How to Not Get Offended

by katydee 7 min read23rd Mar 201312 comments


Followup to: Don't Get Offended

Draws heavily on: Stoicism, Keep Your Identity Small, Living Luminously

Previously, we discussed why not getting offended might be an effective strategy to adopt in order to increase one's practical epistemic rationality. That's all well and good, but just as knowing about biases isn't the same as protecting ourselves from them, the simple desire to avoid being offended is (usually) insufficient to actually avoid it-- practice, too, is required.

So what should you actually practice if you find yourself becoming offended and want to stop? This post aims to address that. In doing so, it also features an expanded discussion of one question that seemed to be a sticking point for several posters in the previous discussion-- if you aren't getting offended, how will you discourage offensive and inappropriate behaviors?


First, you need to really truly recognize that experiencing the feeling of being offended is an undesirable process. You must see why experiencing offense runs counter to knowing the truth

A good litmus test is to check whether experiencing the feeling of being offended seems obviously bad to you-- not the existence of the feeling itself or any behaviors tied to it, but the fact that you are experiencing it. It is important to understand that this refers only to the mental experience of being offended-- this post focuses entirely on the A (Affect) component of Alicorn's ABC model

While it might sound silly to have the preliminary step be simply thinking that being offended is bad, if you don't think that there's not much point in practicing the remaining steps. In fact, if you don't think that, practicing the remaining steps may be harmful.

Part One: Detection

In order to stop being offended-- or really alter nearly anything about your mental state-- the first step is to increase your awareness of when you are becoming offended and what that process looks like in as early a stage as possible. As in the case of ugh fields, being mindful of your reactions and "watching for the flinch" is an important early step.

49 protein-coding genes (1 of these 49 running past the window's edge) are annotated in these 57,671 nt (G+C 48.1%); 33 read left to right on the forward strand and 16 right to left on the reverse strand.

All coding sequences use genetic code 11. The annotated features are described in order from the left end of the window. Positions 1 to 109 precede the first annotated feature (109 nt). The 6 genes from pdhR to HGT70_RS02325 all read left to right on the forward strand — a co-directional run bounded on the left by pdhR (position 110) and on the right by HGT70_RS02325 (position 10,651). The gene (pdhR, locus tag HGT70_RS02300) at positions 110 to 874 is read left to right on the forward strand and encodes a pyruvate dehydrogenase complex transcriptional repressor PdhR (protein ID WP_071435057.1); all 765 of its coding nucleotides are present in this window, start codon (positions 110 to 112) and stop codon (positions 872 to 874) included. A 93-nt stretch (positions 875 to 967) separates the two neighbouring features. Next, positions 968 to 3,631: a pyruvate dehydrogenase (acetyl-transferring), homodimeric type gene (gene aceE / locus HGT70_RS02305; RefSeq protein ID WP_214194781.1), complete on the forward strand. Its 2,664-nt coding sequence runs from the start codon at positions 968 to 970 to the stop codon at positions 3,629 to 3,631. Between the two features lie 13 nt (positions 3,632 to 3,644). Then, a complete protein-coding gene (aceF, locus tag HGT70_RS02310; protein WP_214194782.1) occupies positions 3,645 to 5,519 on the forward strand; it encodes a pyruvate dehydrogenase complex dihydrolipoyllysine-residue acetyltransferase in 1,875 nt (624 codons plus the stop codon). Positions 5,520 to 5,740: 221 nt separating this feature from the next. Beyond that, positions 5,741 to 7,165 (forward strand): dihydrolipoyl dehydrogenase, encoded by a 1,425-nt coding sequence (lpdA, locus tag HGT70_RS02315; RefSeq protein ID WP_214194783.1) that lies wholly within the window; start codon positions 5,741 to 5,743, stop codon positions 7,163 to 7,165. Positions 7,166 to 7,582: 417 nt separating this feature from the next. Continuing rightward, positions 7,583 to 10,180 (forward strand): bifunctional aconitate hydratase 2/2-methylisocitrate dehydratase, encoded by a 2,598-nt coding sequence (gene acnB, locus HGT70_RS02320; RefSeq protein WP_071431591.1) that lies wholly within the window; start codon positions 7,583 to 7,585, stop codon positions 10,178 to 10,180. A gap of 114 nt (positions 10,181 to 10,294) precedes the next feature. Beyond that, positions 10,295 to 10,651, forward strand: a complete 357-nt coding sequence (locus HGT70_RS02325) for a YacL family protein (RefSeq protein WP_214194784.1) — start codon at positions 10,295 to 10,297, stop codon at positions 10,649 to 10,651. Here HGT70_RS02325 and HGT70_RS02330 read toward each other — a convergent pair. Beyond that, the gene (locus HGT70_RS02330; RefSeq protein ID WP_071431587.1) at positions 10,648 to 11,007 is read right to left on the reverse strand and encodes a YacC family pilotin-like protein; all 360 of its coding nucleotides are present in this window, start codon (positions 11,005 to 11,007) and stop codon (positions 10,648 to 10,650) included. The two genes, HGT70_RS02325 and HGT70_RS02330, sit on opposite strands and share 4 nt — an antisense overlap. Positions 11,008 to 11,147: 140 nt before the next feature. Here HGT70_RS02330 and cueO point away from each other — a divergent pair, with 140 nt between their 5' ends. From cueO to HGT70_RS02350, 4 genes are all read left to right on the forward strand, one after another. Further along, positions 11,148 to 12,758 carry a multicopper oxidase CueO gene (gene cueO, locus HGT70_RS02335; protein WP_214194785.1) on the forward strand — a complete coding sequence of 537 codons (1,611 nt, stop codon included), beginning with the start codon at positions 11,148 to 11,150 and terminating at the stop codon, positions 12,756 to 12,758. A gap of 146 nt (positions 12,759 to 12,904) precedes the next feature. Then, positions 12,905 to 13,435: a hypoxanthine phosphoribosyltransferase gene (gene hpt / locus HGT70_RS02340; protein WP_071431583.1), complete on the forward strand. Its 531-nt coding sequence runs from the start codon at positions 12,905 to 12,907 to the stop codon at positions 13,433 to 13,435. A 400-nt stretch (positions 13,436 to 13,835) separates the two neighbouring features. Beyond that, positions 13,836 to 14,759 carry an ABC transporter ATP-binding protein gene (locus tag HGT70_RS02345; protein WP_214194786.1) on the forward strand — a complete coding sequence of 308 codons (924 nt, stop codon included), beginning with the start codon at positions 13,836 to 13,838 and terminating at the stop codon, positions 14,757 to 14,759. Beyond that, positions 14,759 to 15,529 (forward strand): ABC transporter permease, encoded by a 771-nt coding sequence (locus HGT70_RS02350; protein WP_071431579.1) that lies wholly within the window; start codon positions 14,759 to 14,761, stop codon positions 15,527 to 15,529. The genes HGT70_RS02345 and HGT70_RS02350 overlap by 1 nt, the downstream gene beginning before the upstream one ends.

As soon as you feel yourself becoming offended, you should notice this. It is then critical to truly inspect your reactions and determine why you are becoming offended. This doesn't mean thinking things like "I was offended because she insulted my friend," which has insufficient detail. Try for something more like "I was offended because she made a severe criticism of another person in the group and I feel that she did not have the relevant social capital to justify making her statement." If you don't have a detailed conception of exactly what it is that is offending you, moving forward will be difficult.

At times you will not be able to do this thanks to the heat of the moment. That's okay and in point of fact it is expected-- truly understanding one's own motivations and responses can be difficult even in unemotional situations. If necessary, wait for calmer times to evaluate such issues or ask others for clarifications or predictions. While the inputs of others might not always be useful, close friends (or unusually perceptive unclose friends) can in many cases pinpoint causes to your behavior that you might be blind to.

If emotionally possible, testing these models is certainly helpful, though I recognize that this can be challenging at times and do not recommend it to the unprepared. In particular, having your friends try to offend you to test your reactions is often a poor idea, as the emotional responses involved can be unpleasant for multiple parties.

Part Two: Dissolution

Once you have the ability to detect when and why you are becoming offended, there are multiple steps that one can take. The two techniques that have been most successful for me in the moment are what I like to call Dissolution and Defense.[1]

The first of those two methods, Dissolution, is what I tend to use under normal circumstances. This method attempts to dissolve feelings of offense by simply understanding them really well and then applying the Principle of Gendlin. For instance, if someone has said an insulting remark to me, I might think to myself "If this criticism is false, then it can easily be defeated by the truth. If this criticism is true, well, you know what P.C. Hodgell says about that... perhaps this criticism was not made in the most optimal manner, but I have no need to be offended, for the criticism will succeed or fail on the basis of the truth, not on the basis of whether it is appropriate."